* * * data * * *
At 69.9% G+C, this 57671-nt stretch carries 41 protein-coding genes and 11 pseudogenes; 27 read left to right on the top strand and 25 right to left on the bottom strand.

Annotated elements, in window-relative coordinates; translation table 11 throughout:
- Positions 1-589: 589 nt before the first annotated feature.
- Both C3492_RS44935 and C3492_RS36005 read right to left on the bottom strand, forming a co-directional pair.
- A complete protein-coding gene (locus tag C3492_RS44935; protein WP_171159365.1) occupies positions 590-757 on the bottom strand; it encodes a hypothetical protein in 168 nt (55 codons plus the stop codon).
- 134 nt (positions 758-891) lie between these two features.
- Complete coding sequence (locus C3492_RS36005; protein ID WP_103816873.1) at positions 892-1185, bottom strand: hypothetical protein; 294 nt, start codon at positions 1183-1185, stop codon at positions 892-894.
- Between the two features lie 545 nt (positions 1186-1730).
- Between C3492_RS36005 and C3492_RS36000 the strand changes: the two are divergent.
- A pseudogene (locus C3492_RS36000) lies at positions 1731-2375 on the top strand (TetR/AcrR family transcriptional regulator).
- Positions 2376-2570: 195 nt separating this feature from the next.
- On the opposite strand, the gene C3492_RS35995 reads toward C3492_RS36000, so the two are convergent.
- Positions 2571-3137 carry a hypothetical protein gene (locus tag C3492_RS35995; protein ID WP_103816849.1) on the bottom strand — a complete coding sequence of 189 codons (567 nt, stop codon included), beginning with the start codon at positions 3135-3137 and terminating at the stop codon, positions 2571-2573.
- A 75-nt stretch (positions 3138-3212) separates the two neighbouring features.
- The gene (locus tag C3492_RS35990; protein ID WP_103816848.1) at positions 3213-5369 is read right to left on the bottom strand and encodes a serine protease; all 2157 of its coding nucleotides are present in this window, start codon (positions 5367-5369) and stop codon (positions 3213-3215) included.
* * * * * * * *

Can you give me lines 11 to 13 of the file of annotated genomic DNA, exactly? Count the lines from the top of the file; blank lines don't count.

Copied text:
- Positions 2376-2570: 195 nt separating this feature from the next.
- On the opposite strand, the gene C3492_RS35995 reads toward C3492_RS36000, so the two are convergent.
- Positions 2571-3137 carry a hypothetical protein gene (locus tag C3492_RS35995; protein ID WP_103816849.1) on the bottom strand — a complete coding sequence of 189 codons (567 nt, stop codon included), beginning with the start codon at positions 3135-3137 and terminating at the stop codon, positions 2571-2573.